In what is a first-in-the-nation advertising requirement, the Massachusetts Gaming Commission voted 3-2 Thursday to require sportsbooks to display a “21-and-older” notification anywhere a sportsbook’s logo is visible in or from a sports stadium.
The language of the rule necessitates the age requirement be part of all logos, whether or not there is any mention of sports betting.
This decision comes after a public comment period where sports teams in the commonwealth — as well as sportsbooks — spoke out against the proposal in letters to the commission.
“Are there any other examples in the U.S. where a standalone corporate logo is required to be accompanied by a legal disclaimer?” representatives of the Boston Red Sox, Boston Bruins, and Boston Celtics wrote in a joint letter. “It seems unusual and inconsistent to require ‘must be 21 or older’ language next to a sports betting logo, but not to require any minimum age disclaimers next to alcohol or car logos, when those legal products and services also have minimum legal ages.”
Massachusetts has three major professional sports venues, including two in Boston: Fenway Park (Red Sox) and TD Garden (Bruins, Celtics). The Patriots play in suburban Foxboro at Gillette Stadium.
A representative for Fanatics noted the language could “have the unintended consequence of harming a company’s non-gaming interests,” and a representative for PENN Entertainment — operator of the Barstool brand — noted this could potentially cause “consumer confusion, as the disclaimer could reasonably be interpreted to require a person be 21 years of age or older in order to consume certain digital media or purchase apparel.”
Fanatics, a relatively new entrant into sports betting, is best known as a sports merchandise company. Being required to put a “21+” notice on its logos in or around stadiums could suggest to consumers that anything Fanatics is selling is for those 21 and over.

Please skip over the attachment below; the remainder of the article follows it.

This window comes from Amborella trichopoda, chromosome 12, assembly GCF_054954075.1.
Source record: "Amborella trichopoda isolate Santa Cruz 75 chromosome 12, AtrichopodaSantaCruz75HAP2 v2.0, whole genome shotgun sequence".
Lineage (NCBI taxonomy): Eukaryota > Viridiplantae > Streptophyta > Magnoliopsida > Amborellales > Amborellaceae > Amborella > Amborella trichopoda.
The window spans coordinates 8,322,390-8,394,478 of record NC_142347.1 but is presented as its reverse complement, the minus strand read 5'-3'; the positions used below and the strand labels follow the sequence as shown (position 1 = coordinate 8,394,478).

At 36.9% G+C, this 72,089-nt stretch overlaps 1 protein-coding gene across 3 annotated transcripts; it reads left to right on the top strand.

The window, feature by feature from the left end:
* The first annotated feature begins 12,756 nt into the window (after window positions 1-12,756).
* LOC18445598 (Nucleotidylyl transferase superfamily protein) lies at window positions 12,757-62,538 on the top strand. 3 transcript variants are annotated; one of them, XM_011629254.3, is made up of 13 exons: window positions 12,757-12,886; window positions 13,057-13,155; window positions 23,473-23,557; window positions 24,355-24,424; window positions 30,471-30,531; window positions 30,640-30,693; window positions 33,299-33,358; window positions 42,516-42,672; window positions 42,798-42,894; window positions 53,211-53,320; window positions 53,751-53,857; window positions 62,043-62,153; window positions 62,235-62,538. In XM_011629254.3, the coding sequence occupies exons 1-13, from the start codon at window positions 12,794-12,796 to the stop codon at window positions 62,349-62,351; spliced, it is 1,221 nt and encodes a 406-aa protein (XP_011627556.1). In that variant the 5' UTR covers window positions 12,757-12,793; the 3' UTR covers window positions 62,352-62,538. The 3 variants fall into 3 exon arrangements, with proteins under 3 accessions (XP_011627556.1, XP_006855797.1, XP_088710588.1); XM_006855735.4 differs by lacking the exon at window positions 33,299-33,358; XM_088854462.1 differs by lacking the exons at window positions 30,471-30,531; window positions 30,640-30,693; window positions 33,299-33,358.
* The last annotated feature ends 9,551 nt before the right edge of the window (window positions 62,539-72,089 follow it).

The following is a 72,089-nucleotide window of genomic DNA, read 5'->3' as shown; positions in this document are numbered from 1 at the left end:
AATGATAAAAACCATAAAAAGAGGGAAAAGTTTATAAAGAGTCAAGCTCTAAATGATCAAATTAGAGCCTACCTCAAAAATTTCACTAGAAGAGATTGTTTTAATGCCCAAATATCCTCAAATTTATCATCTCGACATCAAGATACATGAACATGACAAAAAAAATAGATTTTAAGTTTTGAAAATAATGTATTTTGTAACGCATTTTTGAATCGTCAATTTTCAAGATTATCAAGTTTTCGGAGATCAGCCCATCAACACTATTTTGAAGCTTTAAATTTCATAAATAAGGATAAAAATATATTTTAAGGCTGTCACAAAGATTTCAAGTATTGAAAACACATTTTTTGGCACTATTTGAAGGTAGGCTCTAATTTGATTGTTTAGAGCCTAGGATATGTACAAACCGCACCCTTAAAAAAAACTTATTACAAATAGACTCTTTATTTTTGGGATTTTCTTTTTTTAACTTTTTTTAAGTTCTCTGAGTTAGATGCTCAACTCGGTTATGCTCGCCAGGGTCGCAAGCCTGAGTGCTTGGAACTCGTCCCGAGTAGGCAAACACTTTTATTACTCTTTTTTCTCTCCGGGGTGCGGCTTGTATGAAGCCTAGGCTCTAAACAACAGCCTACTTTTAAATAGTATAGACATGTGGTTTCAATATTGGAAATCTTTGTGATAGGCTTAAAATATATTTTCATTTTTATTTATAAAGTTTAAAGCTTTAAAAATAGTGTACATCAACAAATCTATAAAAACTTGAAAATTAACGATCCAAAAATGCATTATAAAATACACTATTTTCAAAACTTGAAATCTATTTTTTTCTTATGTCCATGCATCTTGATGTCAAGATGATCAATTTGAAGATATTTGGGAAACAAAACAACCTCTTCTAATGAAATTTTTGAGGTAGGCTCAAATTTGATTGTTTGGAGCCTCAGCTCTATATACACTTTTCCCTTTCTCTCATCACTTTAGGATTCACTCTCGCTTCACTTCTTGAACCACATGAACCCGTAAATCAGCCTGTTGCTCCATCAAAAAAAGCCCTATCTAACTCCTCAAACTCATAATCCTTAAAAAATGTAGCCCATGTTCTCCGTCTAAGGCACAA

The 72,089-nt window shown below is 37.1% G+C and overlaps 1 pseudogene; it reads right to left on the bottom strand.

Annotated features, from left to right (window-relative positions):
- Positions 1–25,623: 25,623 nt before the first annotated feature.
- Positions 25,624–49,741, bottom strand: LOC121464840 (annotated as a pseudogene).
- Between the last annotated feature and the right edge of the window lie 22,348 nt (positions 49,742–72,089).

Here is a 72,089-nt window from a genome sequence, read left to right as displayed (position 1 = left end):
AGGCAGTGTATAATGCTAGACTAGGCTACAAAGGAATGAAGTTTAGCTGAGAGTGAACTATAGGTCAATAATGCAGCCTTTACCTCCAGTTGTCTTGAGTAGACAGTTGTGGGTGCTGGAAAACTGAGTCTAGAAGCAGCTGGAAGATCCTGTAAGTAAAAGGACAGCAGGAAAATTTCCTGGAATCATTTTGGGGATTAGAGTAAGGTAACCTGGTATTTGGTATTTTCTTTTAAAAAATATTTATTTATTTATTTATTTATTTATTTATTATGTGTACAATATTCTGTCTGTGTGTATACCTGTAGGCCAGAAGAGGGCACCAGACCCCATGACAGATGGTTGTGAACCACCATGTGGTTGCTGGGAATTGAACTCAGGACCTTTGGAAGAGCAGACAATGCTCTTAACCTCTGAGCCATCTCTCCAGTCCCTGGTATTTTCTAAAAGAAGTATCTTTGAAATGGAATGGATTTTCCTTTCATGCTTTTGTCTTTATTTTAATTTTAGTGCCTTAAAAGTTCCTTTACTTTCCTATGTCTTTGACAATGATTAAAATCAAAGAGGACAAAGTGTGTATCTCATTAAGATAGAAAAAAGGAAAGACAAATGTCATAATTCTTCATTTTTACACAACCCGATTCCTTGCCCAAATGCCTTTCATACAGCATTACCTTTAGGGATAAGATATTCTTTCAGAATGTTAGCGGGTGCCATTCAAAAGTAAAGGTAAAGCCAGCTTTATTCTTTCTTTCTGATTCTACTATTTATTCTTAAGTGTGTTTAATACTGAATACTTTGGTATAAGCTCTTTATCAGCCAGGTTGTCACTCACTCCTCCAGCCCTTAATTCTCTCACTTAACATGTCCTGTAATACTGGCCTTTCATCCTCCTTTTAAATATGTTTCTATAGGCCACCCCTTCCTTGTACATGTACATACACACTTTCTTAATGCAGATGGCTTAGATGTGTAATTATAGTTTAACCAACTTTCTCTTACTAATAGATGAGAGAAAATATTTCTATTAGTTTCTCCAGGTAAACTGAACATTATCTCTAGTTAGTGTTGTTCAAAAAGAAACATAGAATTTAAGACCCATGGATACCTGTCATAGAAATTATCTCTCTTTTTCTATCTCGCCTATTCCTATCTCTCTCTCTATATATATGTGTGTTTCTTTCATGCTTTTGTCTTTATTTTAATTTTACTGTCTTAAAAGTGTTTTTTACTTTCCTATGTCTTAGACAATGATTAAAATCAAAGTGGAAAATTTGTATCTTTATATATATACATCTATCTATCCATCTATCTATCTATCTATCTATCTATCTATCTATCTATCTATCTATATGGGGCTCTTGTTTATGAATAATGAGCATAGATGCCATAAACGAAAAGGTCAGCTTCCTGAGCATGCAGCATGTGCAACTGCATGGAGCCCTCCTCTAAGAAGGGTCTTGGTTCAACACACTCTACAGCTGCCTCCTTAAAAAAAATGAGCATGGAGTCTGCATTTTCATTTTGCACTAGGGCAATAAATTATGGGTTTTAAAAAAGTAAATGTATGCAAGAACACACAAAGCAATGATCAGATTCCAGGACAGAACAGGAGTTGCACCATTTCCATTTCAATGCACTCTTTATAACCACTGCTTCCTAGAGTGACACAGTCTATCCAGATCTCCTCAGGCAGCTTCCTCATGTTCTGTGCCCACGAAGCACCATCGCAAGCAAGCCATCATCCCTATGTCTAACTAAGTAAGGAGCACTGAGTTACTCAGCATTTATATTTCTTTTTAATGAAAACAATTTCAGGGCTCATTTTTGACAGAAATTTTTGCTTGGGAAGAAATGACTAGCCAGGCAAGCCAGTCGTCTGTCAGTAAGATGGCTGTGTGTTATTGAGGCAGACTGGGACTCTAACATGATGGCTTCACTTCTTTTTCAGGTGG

Contentious discussion, close vote
These points, however, did not sway a majority of the commission, with Commissioners Eileen O’Brien, Nakisha Skinner, and Jordan Maynard voting for the rule. The chair of the commission, Cathy Judd-Stein, and Commissioner Bradford Hill voted against it after a discussion that was contentious at times.
“Maybe I’m a little naive,” said Hill. “Anybody that will see that logo knows that if you’re going to go and do sports wagering that you have to be 21 and older. So I’m not sure they need to put ‘plus 21.’ I’m trying to see what we’re trying to address here.”
In response, O’Brien noted the rule already applies to advertising, and to her, “branding is advertising.”
Later in the meeting, Judd-Stein worried the commission was acting in a “knee-jerk fashion,” to which O’Brien immediately replied, “It’s absolutely not knee-jerk, Madame Chair. I’ve been thinking about this for quite some time. … I take umbrage at this notion that I’m doing it without thinking about it.”
The rule goes into effect immediately, and operators will have 90 days to comply.
Initially, the proposed rule would have required the “21+” designation on logos that could be seen anywhere in public, but the proposal was revised to include only sports venues.
In other Massachusetts news …
The commission also adopted, by a vote of 5-0, new regulations around what it calls “player management.”
The new guidelines require sportsbooks to offer an array of tools to help players limit themselves. Players can “designate themselves” to be subject to limitations, much like signing up for a voluntary exclusion list. From there, consumers could set limits for individual wagers or for total wagering for a day, week, or month. The bettors can also limit themselves from adding funds to an account once they have reached their betting limit.
Consumers can sign up for limitations on operator platforms, and the new regs allow for operators to add additional limitation options to their menu.